Auckland and Tauranga top New York for unaffordable houses

Housing in New Zealand is "severely unaffordable", with property in Auckland and Tauranga less affordable than New York, according to new research.

Monday, January 24th 2011, 12:00AM 3 Comments

by The Landlord

The seventh annual Demographia International Housing Affordability Survey examined house prices relative to income across 325 cities and regions and found New Zealand home affordability ranks alongside Australia, Britain, the US, Canada and Ireland.

The survey ranks areas according to income-to-loan ratio. An affordable house price is no more than three times an annual salary, according to Demographia. However the average in New Zealand currently is about 5.3 times the average salary.

In Tauranga that figure rises to 6.5 times the average annual salary while in Auckland it takes 6.4 times.

Purchasing a property in New York takes 6.1 times the average annual salary.

The report cites higher land prices and regulation on the use of land for the rapid rise in property across unaffordable markets.

"The key reason for this land price escalation in Australia (as well as in New Zealand and the UK) is that the market's ability to quickly provide low priced new housing supply is being hampered by restrictive land use regulations, many of which came into effect since the mid-1990s," the report says.

"House prices have skyrocketed principally because of more restrictive land use regulations that have virtually prohibited new house construction on or beyond urban fringe. This is particularly evident where there are ‘urban containment' measures, such as urban growth boundaries. Land differentials of ten or more times have been documented immediately across urban growth boundaries (such as in Portland and Auckland)."

Another factor exacerbating the situation is that despite house prices falling, job security and wage rises also lessened.

Survey co-author Hugh Pavletich, from Christchurch, said more land needs to be made available to make housing more affordable and help keep young New Zealanders in the country.

"There is much work to do so that New Zealanders do not have to pay any more than three times their annual household income to house themselves," he said.

"New Zealanders are paying twice what they should be for housing and construction costs are currently twice per square metre what they should be. Due to urban planning degrading the performance of the residential construction sector over the recent decades."

The survey found Tauranga and Auckland the most unaffordable locations in  New Zealand, followed by Christchurch (6.0), Wellington (5.5), Dunedin (5.0), Hamilton (5.0), Napier-Hastings (4.7) and Palmerston North (4.1).

"New Zealand has no affordable markets and no moderately unaffordable markets," the report said.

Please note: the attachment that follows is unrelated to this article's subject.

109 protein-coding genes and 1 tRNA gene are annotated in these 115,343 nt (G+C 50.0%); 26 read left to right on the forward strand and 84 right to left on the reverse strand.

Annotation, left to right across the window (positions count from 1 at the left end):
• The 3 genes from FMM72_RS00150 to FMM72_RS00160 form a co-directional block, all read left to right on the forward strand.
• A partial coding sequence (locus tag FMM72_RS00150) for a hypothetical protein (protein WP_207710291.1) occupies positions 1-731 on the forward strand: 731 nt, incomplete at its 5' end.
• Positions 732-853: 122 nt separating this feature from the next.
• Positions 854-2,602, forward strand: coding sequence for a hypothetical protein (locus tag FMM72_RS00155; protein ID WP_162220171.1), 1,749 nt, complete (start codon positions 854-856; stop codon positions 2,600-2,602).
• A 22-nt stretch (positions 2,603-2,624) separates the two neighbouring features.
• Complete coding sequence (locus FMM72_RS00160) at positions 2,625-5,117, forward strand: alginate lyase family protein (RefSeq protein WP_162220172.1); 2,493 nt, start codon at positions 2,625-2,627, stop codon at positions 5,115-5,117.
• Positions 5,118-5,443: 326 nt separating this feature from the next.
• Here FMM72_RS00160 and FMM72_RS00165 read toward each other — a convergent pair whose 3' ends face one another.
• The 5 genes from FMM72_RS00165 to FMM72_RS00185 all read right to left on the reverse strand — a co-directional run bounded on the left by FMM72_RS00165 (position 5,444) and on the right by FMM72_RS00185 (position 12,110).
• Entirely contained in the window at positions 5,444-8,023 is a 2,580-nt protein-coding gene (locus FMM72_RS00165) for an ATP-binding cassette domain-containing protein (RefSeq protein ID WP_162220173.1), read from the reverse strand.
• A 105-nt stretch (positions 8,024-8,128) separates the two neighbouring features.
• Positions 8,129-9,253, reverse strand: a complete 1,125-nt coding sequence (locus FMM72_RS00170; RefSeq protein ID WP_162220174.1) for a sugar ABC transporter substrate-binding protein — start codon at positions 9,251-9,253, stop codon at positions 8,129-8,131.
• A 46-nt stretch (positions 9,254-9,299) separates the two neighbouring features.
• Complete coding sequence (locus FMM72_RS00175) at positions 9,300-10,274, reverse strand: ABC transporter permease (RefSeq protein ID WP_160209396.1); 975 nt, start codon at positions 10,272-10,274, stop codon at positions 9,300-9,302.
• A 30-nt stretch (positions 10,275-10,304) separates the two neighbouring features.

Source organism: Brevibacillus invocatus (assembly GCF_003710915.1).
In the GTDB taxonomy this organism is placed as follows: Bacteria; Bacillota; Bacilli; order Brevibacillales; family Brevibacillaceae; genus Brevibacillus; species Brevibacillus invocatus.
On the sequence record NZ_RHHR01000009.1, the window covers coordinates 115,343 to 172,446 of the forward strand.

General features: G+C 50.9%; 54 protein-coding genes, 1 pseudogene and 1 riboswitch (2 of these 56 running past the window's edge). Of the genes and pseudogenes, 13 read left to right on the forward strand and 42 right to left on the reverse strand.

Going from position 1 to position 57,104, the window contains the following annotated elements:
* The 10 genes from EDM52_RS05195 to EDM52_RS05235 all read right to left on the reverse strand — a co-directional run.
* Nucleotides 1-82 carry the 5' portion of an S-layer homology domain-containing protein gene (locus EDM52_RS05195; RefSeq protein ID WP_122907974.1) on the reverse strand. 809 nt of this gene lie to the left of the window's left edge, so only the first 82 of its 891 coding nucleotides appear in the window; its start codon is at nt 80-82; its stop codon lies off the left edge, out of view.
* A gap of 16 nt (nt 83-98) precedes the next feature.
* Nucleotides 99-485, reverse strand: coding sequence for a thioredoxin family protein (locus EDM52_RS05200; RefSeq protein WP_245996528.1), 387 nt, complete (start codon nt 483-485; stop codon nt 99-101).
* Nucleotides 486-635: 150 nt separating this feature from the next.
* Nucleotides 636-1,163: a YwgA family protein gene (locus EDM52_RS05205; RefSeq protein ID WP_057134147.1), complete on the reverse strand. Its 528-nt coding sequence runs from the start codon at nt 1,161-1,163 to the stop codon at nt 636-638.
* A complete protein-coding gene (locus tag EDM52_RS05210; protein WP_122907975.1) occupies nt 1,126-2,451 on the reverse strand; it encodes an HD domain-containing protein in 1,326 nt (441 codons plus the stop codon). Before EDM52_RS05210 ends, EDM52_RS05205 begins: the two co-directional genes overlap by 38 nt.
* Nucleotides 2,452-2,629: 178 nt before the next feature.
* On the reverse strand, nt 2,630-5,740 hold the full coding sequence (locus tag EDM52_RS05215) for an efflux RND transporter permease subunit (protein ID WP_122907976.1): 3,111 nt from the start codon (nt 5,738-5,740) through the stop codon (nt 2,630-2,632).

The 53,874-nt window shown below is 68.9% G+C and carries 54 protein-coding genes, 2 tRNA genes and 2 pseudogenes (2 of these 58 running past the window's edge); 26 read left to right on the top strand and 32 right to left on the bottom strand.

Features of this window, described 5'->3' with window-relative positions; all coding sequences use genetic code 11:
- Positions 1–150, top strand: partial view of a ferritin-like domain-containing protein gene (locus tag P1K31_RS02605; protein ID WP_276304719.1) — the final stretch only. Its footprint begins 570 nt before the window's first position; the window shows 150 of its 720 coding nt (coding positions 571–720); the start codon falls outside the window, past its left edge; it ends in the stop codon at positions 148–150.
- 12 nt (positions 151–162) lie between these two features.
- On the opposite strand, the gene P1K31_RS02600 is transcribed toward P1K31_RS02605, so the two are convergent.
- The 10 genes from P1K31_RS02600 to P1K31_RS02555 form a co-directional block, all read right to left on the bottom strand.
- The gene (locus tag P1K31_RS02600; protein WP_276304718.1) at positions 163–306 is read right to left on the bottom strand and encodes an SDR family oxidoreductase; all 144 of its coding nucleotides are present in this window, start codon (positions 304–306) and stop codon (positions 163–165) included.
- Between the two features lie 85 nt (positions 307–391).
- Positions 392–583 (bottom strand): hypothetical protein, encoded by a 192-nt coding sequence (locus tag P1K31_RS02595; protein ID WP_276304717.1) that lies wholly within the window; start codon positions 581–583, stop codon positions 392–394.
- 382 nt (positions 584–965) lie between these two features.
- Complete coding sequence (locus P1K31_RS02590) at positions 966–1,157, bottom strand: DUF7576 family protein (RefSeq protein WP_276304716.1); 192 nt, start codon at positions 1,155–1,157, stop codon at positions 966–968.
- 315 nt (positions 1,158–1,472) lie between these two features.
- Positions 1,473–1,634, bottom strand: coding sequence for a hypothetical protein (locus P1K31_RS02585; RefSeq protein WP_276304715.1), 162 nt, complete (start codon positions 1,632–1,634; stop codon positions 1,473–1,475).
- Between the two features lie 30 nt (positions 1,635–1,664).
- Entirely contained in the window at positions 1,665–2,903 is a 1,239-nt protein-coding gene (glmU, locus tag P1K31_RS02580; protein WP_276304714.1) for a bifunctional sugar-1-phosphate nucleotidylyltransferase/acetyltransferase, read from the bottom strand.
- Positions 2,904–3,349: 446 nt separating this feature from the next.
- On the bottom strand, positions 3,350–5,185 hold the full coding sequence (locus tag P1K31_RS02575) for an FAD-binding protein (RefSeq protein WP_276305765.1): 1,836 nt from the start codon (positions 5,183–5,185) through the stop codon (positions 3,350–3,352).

Hong Kong was found to have the most unaffordable housing, with houses costing 11.4 times household income, followed by Sydney at 9.6 and Vancouver at 9.5.

Of the 115 affordable housing markets, all were in Canada or the US, with Atlanta the most affordable major city at 2.3 times income.

Overall, Australia had the least affordable market with a national median multiple of 6.1 times income, followed by New Zealand (5.3), the UK (5.2), Ireland (4.0), Canada (3.4) and the US (3.0).

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Comments from our readers

On 25 January 2011 at 10:41 am x said:
Disgusting skewed analysis. Just goes to show head in sand mentality will never improve. Its unaffordable cos of low NZ incomes compared globally. Why doesn't the author have anything to say about that?
On 29 January 2011 at 4:47 pm David Whitburn said:
The report forgot to mention the high NZD relative to the USD, Euro and GBP. Our historically high currency makes a massive difference, in addition to our lower wages (which we do need to work on at an individual level, and as a country to improve).
On 2 February 2011 at 3:38 am homesick said:
I would like to come home from the uk but brought at their high prices and currently have lost $230,000 if I came home now due to the house price drop in the uk and the high Nz dollar, consequently I have to stay in the uk hopefully for not too many years. The house prices have gone back up two years ago I had lost all my deposit if I had sold than. I was caught in the last property crash and spent 10 years in a poor area of Wellington waiting for houses to go back up. Compare this to when I was 19 living at home and saving almost all my salary, in two years I could have almost brought a house outright.
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